Slice wood with laser pointer and imagination

A research project lets users create quick, custom designs with a laser cutter

Using a laser pointer as a knife, a project at the Computer Human Interaction conference lets users make custom creations out of wood and plastic without spending hours designing.

To see the laser cutter in action, watch a video on YouTube.

Called Constructables, the project from Germany's Hasso Plattner Institute uses a $79,000 industrial laser cutter. The machine is controlled by a set of laser pointers, about a dozen, each with a different function. One can draw straight lines, one rounded corners, one rectangles and so on.

To get started a user places a piece of wood inside the cutter and closes the glass lid. Using the laser pointer tool, the user draws a design onto the wood, which is picked up by a camera mounted above the machine. Computer software then snaps the lines to make them straight and tells the machine to cut into the wood.

The typical fabrication method meant that a designer would need to sit in front of a computer and fully complete the design, according to Stefanie Mueller a Ph.D. student at the Hasso Plattner Institute in Germany. "The idea with Constructables is to make this process more iterative."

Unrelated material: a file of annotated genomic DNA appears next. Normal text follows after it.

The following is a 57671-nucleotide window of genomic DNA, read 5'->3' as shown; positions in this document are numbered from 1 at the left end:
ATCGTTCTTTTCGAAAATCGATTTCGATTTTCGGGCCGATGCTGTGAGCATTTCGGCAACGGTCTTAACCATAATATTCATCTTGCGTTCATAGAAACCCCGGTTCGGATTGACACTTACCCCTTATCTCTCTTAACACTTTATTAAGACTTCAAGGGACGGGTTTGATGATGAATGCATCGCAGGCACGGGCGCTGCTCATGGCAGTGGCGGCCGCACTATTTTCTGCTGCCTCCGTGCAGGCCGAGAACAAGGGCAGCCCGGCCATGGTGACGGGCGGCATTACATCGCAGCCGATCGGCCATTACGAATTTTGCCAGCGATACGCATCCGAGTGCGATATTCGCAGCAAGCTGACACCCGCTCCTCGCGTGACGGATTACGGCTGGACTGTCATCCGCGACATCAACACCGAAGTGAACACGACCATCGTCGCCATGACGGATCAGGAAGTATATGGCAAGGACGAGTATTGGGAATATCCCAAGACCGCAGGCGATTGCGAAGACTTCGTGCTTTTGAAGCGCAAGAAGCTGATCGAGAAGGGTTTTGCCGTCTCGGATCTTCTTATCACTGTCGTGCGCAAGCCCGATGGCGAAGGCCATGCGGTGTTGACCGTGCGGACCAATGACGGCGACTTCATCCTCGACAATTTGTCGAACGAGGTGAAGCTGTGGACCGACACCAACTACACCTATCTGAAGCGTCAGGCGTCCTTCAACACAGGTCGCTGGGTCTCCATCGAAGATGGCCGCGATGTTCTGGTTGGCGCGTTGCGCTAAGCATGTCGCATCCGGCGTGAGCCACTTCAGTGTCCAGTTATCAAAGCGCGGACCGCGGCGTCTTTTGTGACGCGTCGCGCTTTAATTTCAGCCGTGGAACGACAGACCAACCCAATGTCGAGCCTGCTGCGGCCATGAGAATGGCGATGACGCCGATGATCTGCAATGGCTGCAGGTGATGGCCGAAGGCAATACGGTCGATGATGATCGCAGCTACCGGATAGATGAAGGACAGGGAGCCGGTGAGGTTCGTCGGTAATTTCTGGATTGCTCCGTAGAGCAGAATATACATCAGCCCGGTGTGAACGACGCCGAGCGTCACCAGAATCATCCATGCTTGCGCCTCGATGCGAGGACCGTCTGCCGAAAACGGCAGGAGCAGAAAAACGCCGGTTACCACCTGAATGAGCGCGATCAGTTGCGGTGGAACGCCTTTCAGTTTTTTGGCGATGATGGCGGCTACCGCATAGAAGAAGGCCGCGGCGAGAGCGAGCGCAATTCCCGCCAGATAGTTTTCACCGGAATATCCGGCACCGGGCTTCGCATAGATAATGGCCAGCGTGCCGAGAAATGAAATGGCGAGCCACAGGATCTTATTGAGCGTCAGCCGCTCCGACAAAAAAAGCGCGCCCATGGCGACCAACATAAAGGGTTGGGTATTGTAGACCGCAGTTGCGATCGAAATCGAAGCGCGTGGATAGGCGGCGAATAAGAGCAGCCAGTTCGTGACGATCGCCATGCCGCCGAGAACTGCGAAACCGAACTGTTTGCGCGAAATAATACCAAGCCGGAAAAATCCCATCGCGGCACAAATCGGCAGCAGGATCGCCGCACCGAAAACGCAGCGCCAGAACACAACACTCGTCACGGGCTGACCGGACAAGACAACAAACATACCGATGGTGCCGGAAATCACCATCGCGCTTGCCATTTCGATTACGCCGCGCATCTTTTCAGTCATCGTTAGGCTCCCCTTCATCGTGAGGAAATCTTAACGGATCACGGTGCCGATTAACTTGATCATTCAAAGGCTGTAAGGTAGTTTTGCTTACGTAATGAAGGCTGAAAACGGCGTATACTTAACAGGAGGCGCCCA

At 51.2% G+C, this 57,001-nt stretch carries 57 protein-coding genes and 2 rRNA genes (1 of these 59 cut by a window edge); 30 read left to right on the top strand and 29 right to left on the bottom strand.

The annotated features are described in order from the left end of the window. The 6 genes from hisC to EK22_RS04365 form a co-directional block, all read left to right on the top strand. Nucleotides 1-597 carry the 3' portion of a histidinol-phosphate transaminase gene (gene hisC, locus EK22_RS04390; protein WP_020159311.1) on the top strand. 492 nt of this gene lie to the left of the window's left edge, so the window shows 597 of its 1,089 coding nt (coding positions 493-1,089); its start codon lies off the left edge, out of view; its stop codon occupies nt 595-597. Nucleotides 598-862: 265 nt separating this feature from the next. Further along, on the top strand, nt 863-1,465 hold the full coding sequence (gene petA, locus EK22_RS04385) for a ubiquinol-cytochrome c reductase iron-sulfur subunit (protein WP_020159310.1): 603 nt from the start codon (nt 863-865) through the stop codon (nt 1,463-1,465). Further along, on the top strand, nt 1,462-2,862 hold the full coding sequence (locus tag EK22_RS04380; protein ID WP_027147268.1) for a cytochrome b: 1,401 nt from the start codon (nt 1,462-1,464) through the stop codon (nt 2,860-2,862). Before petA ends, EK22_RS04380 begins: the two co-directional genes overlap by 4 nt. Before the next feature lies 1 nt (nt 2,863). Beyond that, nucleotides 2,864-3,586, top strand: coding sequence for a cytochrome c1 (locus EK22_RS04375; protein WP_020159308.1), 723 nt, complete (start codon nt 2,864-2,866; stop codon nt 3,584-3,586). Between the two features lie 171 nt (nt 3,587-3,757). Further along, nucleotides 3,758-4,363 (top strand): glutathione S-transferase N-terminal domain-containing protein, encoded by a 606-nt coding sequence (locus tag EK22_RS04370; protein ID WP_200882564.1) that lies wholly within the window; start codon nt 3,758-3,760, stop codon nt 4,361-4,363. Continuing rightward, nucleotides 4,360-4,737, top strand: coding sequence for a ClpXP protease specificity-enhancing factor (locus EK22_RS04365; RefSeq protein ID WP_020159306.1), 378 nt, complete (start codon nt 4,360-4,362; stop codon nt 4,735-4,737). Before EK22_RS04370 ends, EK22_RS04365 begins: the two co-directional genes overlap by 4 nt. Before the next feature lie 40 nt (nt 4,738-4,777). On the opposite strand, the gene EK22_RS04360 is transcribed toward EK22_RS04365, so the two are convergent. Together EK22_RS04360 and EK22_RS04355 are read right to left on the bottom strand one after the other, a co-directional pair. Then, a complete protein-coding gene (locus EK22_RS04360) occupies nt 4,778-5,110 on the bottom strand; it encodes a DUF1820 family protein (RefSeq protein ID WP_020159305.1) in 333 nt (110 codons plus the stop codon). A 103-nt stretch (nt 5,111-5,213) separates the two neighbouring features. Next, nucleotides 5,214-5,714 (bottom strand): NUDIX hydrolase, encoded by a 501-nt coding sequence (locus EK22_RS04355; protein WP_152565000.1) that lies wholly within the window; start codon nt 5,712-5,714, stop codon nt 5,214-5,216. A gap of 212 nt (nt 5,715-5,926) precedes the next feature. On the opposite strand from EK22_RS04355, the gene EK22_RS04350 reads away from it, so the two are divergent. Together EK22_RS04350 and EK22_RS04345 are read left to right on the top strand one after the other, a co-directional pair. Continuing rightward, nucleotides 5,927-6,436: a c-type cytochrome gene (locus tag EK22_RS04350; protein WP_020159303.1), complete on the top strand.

She said that designers can make each piece step by step and see how they fit together. Mueller said one of the drawbacks of laser cutters is that they can only cut in 3D. Because of this, the final product needs to be assembled by humans and if a cut is even a millimeter off, then it might not fit. The computer software eliminates these kinds of errors.

"For example to connect two pieces you need something called finger joints and those need to be really precisely fit together," she said at the CHI conference in Paris.

While the group's laser cutter is expensive, she said they also have one from China that costs considerably less. As the prices for the fabrication machines continue to come down, she hopes that projects like hers can speed up the design process.

Nick Barber covers general technology news in both text and video for IDG News Service. E-mail him at Nick_Barber@idg.com and follow him on Twitter at @nickjb.

Tags popular science

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Nick Barber

IDG News Service

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